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A recent homicide, a police shooting and subsequent protests were the subjects that dominated last night’s meeting between Capt. Robert Moser of Mission Station and 18 district residents.

At the past several meetings, the issue of prostitution on Shotwell Street has been addressed, and many residents brought similar concerns this time. With so many officers devoted to violent Mission hot spots, other areas are being patrolled less.

“The pimps come around, and there’s this one group, a small pimp, a medium-sized pimp and a tall big pimp, and they wait around outside of their car,” said one resident who lives near 20th and Capp. “Then they split up and go different ways around midnight or 1 a.m., and later you see their ladies running.”

Moser reported that he has four officers who are assigned only to prostitution trouble, and residents can help this team by writing down license plate numbers and calling the 511 non-emergency number. Recently police were able to tow a car involved in prostitution because a resident had a license plate number, he said.

Crime statistics reported at the meeting included an increase in cell phone snatch-and-run theft over last month’s numbers, a 68 percent drop in vehicle theft and a decrease of 42 percent in the total property theft rate.

Moser begins most monthly meetings with crime statistics, then moves on to reports of trouble in the neighborhood. Tuesday night’s meeting, however, started with reports about the Jesus Solis homicide, the wounding of alleged gang member Oscar Barceñas by a plainclothes investigator and a pair of anti-police demonstrations that followed the Barceñas shooting.

“It’s extremely concerning to see these crimes occurring during the daytime — or happening anytime,” Moser said.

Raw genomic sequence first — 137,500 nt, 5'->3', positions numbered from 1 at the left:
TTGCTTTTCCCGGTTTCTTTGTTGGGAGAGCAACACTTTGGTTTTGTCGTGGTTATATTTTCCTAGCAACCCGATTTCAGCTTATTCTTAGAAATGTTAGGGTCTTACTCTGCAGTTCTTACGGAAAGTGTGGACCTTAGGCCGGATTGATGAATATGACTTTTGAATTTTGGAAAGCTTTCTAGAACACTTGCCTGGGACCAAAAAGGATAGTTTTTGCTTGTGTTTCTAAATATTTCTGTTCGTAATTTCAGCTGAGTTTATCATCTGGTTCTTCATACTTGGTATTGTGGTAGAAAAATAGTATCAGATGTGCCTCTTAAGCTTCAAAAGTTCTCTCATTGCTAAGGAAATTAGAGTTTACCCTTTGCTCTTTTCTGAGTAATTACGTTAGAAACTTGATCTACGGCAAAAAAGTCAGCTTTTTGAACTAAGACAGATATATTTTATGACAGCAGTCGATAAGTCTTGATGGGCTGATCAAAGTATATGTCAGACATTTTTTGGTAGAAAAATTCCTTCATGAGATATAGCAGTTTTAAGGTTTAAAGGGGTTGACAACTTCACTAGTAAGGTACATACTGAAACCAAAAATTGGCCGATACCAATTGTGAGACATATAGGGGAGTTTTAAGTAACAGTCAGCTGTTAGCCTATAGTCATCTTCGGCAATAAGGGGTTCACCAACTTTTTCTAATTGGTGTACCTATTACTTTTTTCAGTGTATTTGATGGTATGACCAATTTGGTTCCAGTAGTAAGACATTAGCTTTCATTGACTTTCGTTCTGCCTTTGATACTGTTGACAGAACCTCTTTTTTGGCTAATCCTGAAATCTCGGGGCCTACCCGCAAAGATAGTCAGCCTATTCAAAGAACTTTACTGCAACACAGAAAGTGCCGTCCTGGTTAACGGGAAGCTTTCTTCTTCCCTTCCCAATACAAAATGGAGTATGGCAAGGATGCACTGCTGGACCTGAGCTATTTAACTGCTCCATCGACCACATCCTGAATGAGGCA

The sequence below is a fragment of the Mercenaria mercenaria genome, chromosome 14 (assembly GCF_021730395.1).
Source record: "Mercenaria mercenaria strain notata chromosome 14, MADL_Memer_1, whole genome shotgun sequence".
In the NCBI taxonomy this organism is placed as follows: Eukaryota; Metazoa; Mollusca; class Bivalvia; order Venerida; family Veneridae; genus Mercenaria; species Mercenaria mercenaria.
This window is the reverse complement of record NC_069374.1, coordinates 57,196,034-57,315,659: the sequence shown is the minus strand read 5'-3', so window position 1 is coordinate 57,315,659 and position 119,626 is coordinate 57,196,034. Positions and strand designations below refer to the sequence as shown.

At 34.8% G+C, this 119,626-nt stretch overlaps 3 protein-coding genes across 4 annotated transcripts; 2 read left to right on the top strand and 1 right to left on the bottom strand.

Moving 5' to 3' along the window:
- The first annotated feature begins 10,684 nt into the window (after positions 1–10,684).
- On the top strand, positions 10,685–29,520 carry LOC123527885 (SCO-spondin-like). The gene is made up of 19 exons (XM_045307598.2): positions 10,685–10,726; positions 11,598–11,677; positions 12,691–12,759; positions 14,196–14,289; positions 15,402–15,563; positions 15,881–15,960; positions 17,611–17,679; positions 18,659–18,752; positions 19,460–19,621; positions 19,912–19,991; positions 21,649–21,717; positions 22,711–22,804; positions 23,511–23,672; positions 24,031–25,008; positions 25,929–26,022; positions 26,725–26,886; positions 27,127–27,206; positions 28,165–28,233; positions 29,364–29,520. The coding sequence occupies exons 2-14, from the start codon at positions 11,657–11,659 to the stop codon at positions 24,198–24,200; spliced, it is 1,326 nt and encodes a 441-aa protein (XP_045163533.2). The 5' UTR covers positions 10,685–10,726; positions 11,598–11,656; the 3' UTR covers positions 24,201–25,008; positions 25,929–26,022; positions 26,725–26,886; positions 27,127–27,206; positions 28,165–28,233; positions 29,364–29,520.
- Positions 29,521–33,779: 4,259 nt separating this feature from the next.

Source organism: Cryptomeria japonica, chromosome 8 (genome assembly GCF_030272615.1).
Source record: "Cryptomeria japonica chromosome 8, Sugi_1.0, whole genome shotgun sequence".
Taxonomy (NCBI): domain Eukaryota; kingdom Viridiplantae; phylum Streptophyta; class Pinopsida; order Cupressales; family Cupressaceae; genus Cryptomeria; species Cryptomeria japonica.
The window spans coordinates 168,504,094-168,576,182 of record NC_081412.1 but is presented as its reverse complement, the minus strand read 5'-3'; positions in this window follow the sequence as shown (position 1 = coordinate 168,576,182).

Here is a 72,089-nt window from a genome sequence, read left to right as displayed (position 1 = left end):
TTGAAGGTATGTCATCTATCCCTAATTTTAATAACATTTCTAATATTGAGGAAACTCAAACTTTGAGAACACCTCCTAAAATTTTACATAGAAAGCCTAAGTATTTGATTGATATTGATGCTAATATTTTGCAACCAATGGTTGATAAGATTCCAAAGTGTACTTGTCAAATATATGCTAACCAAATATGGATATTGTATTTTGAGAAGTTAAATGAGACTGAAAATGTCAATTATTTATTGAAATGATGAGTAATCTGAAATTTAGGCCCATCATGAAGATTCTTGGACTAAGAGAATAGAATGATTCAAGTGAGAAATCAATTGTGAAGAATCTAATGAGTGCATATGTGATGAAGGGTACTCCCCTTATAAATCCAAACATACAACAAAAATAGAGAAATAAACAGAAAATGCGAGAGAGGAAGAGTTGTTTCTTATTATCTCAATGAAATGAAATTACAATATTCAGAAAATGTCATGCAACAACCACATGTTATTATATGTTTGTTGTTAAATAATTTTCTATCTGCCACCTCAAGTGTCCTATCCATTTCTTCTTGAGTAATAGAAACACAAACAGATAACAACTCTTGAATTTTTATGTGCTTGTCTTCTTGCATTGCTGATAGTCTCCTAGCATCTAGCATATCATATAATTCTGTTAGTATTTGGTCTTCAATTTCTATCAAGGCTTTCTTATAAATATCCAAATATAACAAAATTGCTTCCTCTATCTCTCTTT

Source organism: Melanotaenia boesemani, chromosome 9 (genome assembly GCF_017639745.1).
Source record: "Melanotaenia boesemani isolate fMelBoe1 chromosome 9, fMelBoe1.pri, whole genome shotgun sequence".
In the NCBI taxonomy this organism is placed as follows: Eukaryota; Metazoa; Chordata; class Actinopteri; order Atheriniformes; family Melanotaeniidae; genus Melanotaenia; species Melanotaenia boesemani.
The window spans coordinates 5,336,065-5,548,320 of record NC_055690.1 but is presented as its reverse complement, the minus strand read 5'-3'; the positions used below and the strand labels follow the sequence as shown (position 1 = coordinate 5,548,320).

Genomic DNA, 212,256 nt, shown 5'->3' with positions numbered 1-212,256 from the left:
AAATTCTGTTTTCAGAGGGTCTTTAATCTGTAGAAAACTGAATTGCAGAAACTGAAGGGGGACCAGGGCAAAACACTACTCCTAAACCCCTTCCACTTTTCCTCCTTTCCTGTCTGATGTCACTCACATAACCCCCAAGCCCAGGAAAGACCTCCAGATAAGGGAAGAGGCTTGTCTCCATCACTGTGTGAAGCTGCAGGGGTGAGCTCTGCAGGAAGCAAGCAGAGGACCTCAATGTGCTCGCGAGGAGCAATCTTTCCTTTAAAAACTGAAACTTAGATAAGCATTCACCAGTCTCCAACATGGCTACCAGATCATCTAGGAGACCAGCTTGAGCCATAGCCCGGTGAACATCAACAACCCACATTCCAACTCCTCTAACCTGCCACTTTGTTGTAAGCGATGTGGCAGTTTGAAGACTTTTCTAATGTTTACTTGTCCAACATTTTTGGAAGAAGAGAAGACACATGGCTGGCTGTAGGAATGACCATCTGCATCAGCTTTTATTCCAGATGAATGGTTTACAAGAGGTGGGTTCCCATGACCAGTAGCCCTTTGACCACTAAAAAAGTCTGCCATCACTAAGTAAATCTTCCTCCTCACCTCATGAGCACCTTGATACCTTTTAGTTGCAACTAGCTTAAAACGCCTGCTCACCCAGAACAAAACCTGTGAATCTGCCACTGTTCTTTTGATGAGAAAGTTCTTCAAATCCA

Solis, 20, was shot to death in the middle of the afternoon on Sept. 16 on Treat Avenue near 25th Street.

Moser reported immediate police action in response to the Solis homicide. Soon after the incident, the area was flooded with extra officers on foot from gang and plainclothes police units. As a result of the increase in security and police resources around the 25th Street and Treat Avenue location, at least one firearm was taken off the street and a dangerous wanted individual was arrested, Moser said.

Adrian Landers was arrested and charged with murder in connection with Solis’ death. A second suspect, Dylan Lemalie, surrendered yesterday, police announced this morning.

Moser reported that Barceñas was shot after he brandished a Tec-9 machine pistol as two plainclothes officers assigned to the Mission approached him. Shots were fired by one of the officers, and Barceñas was treated for what Moser described as “non-life threatening injuries” at San Francisco General Hospital.

“This is a gun designed to kill people,” Moser said of the fully loaded semiautomatic pistol Barceñas was carrying. “A Tec-9 is not a personal protection weapon.”

The news that an officer had shot a civilian swept through the Mission and led to demonstrations in front of the police station.

“These protesters were obviously misinformed,” Moser said.

On the second night of protests, 50 to 75 people gathered quickly at Dolores Park and moved down 18th Street. About four businesses were damaged, paint bombs were hurled at the police station and a glass bottle was thrown at a police officer, who was unharmed.

Despite the recent rash of violence in the neighborhood, officers have encountered 24 percent fewer weapons on the street since 2011, Moser said.

The statistic garnered applause from the residents, with one woman exclaiming, “Good job, officers!”

Since the violence began, officers have been in the area in greater numbers, and some residents in the crowd voiced concerns about profiling.

“I just want to say that just because kids are hanging out wearing saggy pants, doesn’t meant they are gang members,” Anabelle Bolanos said. “I see them getting questioned by police all of the time; this is their neighborhood, too.”

Two upcoming forums are scheduled in response to residents’ concerns about the neighborhood. In partnership with Google, police will hold a Bicycle Theft Summit at 345 Spear St., tentatively planned for Oct. 22 at 6 p.m.

A police department forum called Less Lethal Weapons will be held at Downtown High School at 693 Vermont St. on Oct. 30, starting at 6 p.m. The meeting will cover issues around the idea of having police officers carry less lethal forms of firearms on the streets of San Francisco.

The next regular community meeting will be held at Mission police station at 6 p.m. on Oct. 30.